Caritas to "continue work for people in North" after nuclear test
The decision was taken at the end of a two-day meeting at the headquarters of Caritas Internationalis. Participants told AsiaNews that charity means unconditional love and that the mission of the Church, "as repeated several times by the Holy See", consists in being close to those who suffer. The North Koreans were given copies of Deus Caritas Est.
Rome (AsiaNews) Caritas "will press ahead with its work for the North Korean population" despite the nuclear test carried out on 9 October. This work will continue "even if Pyongyang makes good its threat to undertake more tests. It does not matter what sanctions are decided by the international community, we will go ahead." This is because "charity means unconditional love: the mission of the Church, as repeated several times by the Holy See, consists in being close to and comforting in any way possible the most vulnerable of human beings."
This was the outcome of a meeting that took place on 18 and 19 October at the headquarters of Caritas Internationalis in Rome. The meeting was called to decide what to do about aid and development projects run by the Catholic organization for North Korea, in the aftermath of the announced nuclear test.
AsiaNews interviewed two participants: Fr Paul Jeremiah Hwang Yong-yeon, director of the Korean Caritas and Fr Gerard Hammond, superior of the Maryknoll missionaries in Korea. Among other participants were representatives of Caritas Germany and Hong Kong.
Fr Hammond, who goes to North Korea twice a year to monitor aid sent by Caritas, said: "Two days after the nuclear test, a Caritas delegation went to the Gaesong industrial complex in North Korea despite requests from the South Korean government to cancel the visit. This was because we at Caritas all follow the same principle: we will continue our humanitarian work for the most vulnerable Korean people, independently of sanctions that may be imposed on Pyongyang to force the regime to return to disarmament talks.
Throughout this visit, "we gave as a gift two copies of the encyclical of Benedict XVI, Deus Caritas Est, to the North Koreans: they read it and we discussed its contents together. They said that thanks to this, they understood our mission." The delegation was also allowed to celebrate mass on North Korean territory, "the first in a long time".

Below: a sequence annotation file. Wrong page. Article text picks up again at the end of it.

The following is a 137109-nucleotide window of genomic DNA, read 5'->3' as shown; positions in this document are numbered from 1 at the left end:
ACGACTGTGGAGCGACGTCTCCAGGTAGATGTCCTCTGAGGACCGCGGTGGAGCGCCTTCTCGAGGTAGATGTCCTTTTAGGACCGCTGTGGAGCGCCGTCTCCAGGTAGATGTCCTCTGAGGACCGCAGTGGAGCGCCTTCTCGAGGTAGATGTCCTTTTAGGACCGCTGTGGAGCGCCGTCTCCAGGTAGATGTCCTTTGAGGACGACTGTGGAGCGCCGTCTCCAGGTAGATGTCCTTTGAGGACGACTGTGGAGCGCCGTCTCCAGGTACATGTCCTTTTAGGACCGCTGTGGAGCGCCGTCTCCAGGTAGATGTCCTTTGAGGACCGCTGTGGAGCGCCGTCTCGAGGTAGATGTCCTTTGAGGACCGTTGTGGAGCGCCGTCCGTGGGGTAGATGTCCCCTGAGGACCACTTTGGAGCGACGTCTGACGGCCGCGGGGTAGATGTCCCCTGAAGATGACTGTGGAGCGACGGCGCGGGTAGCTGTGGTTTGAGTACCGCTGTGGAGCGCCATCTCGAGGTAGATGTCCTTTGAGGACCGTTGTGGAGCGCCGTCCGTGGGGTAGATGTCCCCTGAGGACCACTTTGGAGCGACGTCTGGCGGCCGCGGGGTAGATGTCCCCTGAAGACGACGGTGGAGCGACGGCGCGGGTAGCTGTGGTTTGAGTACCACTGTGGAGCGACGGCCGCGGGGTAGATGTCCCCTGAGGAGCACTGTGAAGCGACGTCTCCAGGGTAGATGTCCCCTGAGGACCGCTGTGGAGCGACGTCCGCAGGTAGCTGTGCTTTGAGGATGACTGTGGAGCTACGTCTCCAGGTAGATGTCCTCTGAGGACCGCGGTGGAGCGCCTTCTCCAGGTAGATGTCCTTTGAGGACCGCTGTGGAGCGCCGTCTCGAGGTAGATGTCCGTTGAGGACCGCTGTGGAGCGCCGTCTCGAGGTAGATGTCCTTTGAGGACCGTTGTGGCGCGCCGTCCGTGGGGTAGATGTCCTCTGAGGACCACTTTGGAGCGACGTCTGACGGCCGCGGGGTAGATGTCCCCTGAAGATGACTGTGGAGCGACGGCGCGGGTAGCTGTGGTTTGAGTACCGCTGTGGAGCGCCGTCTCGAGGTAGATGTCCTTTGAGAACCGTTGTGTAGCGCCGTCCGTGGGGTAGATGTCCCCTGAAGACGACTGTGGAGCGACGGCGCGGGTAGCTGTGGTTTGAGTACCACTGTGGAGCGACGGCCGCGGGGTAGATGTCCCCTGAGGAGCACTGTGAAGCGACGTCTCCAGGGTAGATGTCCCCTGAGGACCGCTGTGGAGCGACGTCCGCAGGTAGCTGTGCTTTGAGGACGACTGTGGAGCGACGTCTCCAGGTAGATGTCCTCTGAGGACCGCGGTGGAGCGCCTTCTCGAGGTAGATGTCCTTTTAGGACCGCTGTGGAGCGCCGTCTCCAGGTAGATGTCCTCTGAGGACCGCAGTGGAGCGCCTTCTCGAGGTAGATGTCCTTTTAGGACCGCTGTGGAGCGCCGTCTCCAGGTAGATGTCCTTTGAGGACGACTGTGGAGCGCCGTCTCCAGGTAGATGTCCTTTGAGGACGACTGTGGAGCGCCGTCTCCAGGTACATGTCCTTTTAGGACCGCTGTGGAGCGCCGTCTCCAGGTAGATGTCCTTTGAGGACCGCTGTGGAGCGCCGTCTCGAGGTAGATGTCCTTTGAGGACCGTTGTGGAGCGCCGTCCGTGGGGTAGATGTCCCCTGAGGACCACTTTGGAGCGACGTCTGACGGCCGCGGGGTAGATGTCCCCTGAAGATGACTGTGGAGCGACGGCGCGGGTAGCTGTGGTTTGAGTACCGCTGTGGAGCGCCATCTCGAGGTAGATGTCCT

Fr Hammond, who translated the words of Fr Hwang too, said: "The decision to continue was taken because the Korean peninsula is inhabited by one people, who have the same roots and the same language, and it is composed by members of the same family. Korea is the last country in the world to suffer from the divisions created by the international tensions of the fifties and sixties."
He continued: "The sorrow of the division between north and south is still there. 'We are one people', say Korean inhabitants but the problem is that there are other powerful influences, with different interests, that divide them: the only victim of this, however, is the population. Perhaps the suffering of the South Koreans are different from those of their brothers in the north but both are suffering a lot."
Commenting the statements released in these days by politicians around the world, Fr Hammond said: "If diplomatic tension should lead to the closure of the borders by Seoul, we are sure we will be able to find other ways of taking our help. In any case, we continue to work to use the same channel. I don't think it is enforceable, for the South, to stop helping their brothers".
Caritas, he said, "coordinates four large groups that help the people in the north: Caritas Korea, the Justice and Peace Commission of the bishops, the Commission for Reunification and the superiors of several religious orders of men and women." Together, "they manage food, cultural, health and education programs. It is fundamental to understand that we are in control of everything we send: we monitor where our goods arrive and where they end up. We know our efforts are directed towards those who are really in need. Caritas goes where there is the greatest need."
About Pyongyang's nuclear test, Fr Hammond said: "As an individual, I think these things are a sort of call for help. The point here is that those who are really calling for help are the people who suffer." Fr Hwang, speaking as a "Korean citizen", also recalled the "bombings in the Korean war" and stressed that "such sorrow should not happen again".
Another reason why future work is not endangered is because it is based "on the full support of Catholics around the world". Fr Hwang said: "Perhaps some of our donors may withdraw their funds as a 'punishment' for the nuclear provocation, but this does not really count because in the big Caritas family, there is always someone ready to help those in need, to show Christian compassion."
He added: "Caritas means love. In this context, love is unconditional. Only the Korean population knows how to come out in this situation. In all these years, these people have lived with parents and brothers on the other side of the border. No one could imagine condemning his own family to death".